Low Grade Gliomas of Childhood: The Actual Management
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Low grade gliomas (LGG) are the most common brain tumors of childhood and adolescence, consisting of a mixed group of grade I and grade II neoplasms. In general, their location and resectability are the most important predictors of outcome. Surgery is curative, usually for superficial tumors of the cerebral or cerebellar hemispheres, but has a more controversial role for deep-seated midline tumors. Where gross total resection is not feasible, LGG becomes a chronic disease of childhood, and adjuvant therapies must be tailored for each individual based on age and tumor location. Radiotherapy (RT) is effective but associated with neurological, cognitive, and endocrinological morbidity, prompting the use of chemotherapy regimens aimed at delaying RT, especially in younger children. Long-term surveillance imaging for up to five years after treatment is warranted even after gross total resection, and lifelong surveillance is warranted after RT because of iatrogenic effects. Despite a favorable prognosis for survival, LGG are associated with disability, decreased quality of life, and late effects of treatment, all requiring long-term specialty care through a multidisciplinary approach.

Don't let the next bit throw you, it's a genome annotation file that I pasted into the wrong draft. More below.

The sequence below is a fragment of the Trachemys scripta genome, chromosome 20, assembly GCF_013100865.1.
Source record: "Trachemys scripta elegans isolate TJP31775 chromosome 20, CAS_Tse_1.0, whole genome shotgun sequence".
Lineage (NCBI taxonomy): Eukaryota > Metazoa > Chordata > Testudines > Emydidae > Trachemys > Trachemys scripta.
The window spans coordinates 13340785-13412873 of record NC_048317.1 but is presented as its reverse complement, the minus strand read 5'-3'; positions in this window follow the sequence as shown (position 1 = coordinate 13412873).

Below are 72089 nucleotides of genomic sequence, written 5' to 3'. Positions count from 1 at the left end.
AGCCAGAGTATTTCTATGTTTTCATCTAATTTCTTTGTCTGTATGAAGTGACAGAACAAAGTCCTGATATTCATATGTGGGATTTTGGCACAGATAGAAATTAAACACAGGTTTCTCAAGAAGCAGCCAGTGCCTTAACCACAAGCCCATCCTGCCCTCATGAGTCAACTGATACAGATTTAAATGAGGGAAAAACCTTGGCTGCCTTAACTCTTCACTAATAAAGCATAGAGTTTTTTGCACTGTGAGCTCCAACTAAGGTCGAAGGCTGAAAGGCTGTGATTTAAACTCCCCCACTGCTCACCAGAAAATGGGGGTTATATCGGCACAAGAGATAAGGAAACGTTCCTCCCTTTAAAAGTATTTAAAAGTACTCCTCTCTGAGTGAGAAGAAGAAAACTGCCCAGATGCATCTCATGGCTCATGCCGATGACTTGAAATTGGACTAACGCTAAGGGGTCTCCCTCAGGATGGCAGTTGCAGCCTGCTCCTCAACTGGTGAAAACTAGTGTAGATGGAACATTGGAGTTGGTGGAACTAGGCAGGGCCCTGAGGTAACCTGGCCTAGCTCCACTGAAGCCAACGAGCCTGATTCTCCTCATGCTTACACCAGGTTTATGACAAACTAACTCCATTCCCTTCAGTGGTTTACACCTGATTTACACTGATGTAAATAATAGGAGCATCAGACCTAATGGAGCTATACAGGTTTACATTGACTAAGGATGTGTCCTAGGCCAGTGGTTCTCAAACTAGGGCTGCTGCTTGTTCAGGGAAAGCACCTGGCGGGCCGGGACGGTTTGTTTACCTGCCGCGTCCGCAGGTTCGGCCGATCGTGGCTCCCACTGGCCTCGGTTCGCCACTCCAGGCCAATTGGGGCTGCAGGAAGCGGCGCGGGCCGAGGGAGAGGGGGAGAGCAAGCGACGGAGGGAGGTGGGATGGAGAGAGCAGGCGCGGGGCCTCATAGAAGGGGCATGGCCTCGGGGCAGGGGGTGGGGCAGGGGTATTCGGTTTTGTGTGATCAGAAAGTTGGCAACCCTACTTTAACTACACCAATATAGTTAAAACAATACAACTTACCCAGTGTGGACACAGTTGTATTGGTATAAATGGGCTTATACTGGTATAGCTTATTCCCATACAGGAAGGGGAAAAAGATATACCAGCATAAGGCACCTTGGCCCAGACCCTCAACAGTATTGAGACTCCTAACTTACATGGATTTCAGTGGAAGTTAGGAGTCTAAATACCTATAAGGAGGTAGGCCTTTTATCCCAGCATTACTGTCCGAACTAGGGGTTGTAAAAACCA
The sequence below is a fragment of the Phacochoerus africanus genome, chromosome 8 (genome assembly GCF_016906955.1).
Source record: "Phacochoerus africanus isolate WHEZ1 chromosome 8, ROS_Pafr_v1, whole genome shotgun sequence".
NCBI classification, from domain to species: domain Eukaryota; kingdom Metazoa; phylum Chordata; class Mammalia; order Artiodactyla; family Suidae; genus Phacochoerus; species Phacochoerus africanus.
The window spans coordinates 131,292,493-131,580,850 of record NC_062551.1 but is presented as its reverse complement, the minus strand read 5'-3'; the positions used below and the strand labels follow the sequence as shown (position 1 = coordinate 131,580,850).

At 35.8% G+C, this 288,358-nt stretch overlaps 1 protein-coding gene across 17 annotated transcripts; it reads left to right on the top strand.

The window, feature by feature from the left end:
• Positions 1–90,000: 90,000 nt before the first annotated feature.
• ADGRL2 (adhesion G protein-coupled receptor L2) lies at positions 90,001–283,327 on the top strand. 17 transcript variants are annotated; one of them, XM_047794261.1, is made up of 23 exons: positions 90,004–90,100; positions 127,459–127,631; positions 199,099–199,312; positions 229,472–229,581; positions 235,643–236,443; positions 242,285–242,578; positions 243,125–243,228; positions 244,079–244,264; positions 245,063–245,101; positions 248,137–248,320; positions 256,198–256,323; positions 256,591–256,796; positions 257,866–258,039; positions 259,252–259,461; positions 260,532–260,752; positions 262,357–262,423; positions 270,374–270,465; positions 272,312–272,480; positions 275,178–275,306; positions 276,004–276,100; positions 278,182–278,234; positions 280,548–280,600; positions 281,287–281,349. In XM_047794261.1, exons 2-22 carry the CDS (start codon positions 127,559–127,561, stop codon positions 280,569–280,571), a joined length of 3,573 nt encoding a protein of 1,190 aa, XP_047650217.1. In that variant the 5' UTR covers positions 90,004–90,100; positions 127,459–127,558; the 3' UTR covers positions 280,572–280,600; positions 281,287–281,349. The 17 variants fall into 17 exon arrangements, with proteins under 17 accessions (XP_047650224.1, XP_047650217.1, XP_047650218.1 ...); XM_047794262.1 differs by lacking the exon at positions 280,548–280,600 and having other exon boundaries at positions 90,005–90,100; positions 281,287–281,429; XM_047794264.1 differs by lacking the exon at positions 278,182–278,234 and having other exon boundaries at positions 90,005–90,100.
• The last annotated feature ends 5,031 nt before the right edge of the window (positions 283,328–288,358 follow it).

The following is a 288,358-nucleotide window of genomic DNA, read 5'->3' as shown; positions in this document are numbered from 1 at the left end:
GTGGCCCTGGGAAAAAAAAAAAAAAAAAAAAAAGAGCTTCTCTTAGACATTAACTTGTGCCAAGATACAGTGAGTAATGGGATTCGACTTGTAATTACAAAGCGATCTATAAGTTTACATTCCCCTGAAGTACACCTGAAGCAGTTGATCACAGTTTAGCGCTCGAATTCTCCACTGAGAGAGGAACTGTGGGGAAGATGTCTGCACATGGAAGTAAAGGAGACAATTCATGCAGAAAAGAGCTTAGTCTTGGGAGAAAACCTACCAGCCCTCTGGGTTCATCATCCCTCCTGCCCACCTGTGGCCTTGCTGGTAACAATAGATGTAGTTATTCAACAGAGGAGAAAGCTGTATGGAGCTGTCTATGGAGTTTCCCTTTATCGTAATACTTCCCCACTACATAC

Lober, R. M.
(2013). Low Grade Gliomas of Childhood: The Actual Management. MINERVA Pediatrica, 74 (2), 149-165.